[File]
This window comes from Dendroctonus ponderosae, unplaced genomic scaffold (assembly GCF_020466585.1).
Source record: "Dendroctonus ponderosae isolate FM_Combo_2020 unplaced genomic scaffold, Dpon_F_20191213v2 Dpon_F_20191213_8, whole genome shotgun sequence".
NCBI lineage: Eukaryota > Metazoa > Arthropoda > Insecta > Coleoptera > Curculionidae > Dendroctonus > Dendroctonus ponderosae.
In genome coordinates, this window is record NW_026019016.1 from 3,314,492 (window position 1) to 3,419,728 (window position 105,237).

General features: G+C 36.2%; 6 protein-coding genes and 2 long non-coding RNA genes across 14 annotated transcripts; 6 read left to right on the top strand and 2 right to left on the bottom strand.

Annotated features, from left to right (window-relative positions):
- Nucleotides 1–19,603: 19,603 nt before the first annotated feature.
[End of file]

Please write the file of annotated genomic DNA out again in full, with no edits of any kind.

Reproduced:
This window comes from Dendroctonus ponderosae, unplaced genomic scaffold (assembly GCF_020466585.1).
Source record: "Dendroctonus ponderosae isolate FM_Combo_2020 unplaced genomic scaffold, Dpon_F_20191213v2 Dpon_F_20191213_8, whole genome shotgun sequence".
NCBI lineage: Eukaryota > Metazoa > Arthropoda > Insecta > Coleoptera > Curculionidae > Dendroctonus > Dendroctonus ponderosae.
In genome coordinates, this window is record NW_026019016.1 from 3,314,492 (window position 1) to 3,419,728 (window position 105,237).

General features: G+C 36.2%; 6 protein-coding genes and 2 long non-coding RNA genes across 14 annotated transcripts; 6 read left to right on the top strand and 2 right to left on the bottom strand.

Annotated features, from left to right (window-relative positions):
- Nucleotides 1–19,603: 19,603 nt before the first annotated feature.